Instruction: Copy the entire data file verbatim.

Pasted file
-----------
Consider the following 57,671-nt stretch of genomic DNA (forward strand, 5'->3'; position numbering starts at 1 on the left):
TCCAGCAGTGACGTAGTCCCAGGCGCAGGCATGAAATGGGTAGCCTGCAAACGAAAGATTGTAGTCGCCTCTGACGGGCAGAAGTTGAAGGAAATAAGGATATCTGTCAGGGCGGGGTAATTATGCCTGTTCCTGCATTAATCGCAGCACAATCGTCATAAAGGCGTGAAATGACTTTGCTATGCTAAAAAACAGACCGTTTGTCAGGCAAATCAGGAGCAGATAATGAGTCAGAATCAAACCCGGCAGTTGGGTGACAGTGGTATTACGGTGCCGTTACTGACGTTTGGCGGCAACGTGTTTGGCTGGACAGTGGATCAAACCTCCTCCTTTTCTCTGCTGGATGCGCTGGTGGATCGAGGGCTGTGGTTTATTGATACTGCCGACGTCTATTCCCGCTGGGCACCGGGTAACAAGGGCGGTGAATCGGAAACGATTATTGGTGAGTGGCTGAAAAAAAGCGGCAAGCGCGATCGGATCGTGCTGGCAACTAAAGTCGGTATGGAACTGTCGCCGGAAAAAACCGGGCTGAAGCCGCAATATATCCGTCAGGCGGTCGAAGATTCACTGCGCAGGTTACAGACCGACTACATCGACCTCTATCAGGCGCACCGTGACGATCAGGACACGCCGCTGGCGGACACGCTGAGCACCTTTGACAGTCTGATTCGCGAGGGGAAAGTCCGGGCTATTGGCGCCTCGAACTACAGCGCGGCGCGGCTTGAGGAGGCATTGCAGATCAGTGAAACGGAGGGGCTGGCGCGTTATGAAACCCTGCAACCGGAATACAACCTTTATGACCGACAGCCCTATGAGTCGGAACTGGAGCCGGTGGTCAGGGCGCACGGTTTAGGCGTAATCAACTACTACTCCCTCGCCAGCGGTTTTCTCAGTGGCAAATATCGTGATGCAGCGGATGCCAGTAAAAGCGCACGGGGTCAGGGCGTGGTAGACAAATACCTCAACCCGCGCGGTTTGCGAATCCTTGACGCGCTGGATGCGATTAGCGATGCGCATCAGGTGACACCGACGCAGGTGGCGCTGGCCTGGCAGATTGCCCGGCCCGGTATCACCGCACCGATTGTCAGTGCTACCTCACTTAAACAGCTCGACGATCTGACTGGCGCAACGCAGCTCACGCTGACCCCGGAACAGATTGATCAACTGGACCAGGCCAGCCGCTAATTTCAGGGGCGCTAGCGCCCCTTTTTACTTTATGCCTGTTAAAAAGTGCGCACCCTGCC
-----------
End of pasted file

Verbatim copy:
Consider the following 57,671-nt stretch of genomic DNA (forward strand, 5'->3'; position numbering starts at 1 on the left):
TCCAGCAGTGACGTAGTCCCAGGCGCAGGCATGAAATGGGTAGCCTGCAAACGAAAGATTGTAGTCGCCTCTGACGGGCAGAAGTTGAAGGAAATAAGGATATCTGTCAGGGCGGGGTAATTATGCCTGTTCCTGCATTAATCGCAGCACAATCGTCATAAAGGCGTGAAATGACTTTGCTATGCTAAAAAACAGACCGTTTGTCAGGCAAATCAGGAGCAGATAATGAGTCAGAATCAAACCCGGCAGTTGGGTGACAGTGGTATTACGGTGCCGTTACTGACGTTTGGCGGCAACGTGTTTGGCTGGACAGTGGATCAAACCTCCTCCTTTTCTCTGCTGGATGCGCTGGTGGATCGAGGGCTGTGGTTTATTGATACTGCCGACGTCTATTCCCGCTGGGCACCGGGTAACAAGGGCGGTGAATCGGAAACGATTATTGGTGAGTGGCTGAAAAAAAGCGGCAAGCGCGATCGGATCGTGCTGGCAACTAAAGTCGGTATGGAACTGTCGCCGGAAAAAACCGGGCTGAAGCCGCAATATATCCGTCAGGCGGTCGAAGATTCACTGCGCAGGTTACAGACCGACTACATCGACCTCTATCAGGCGCACCGTGACGATCAGGACACGCCGCTGGCGGACACGCTGAGCACCTTTGACAGTCTGATTCGCGAGGGGAAAGTCCGGGCTATTGGCGCCTCGAACTACAGCGCGGCGCGGCTTGAGGAGGCATTGCAGATCAGTGAAACGGAGGGGCTGGCGCGTTATGAAACCCTGCAACCGGAATACAACCTTTATGACCGACAGCCCTATGAGTCGGAACTGGAGCCGGTGGTCAGGGCGCACGGTTTAGGCGTAATCAACTACTACTCCCTCGCCAGCGGTTTTCTCAGTGGCAAATATCGTGATGCAGCGGATGCCAGTAAAAGCGCACGGGGTCAGGGCGTGGTAGACAAATACCTCAACCCGCGCGGTTTGCGAATCCTTGACGCGCTGGATGCGATTAGCGATGCGCATCAGGTGACACCGACGCAGGTGGCGCTGGCCTGGCAGATTGCCCGGCCCGGTATCACCGCACCGATTGTCAGTGCTACCTCACTTAAACAGCTCGACGATCTGACTGGCGCAACGCAGCTCACGCTGACCCCGGAACAGATTGATCAACTGGACCAGGCCAGCCGCTAATTTCAGGGGCGCTAGCGCCCCTTTTTACTTTATGCCTGTTAAAAAGTGCGCACCCTGCC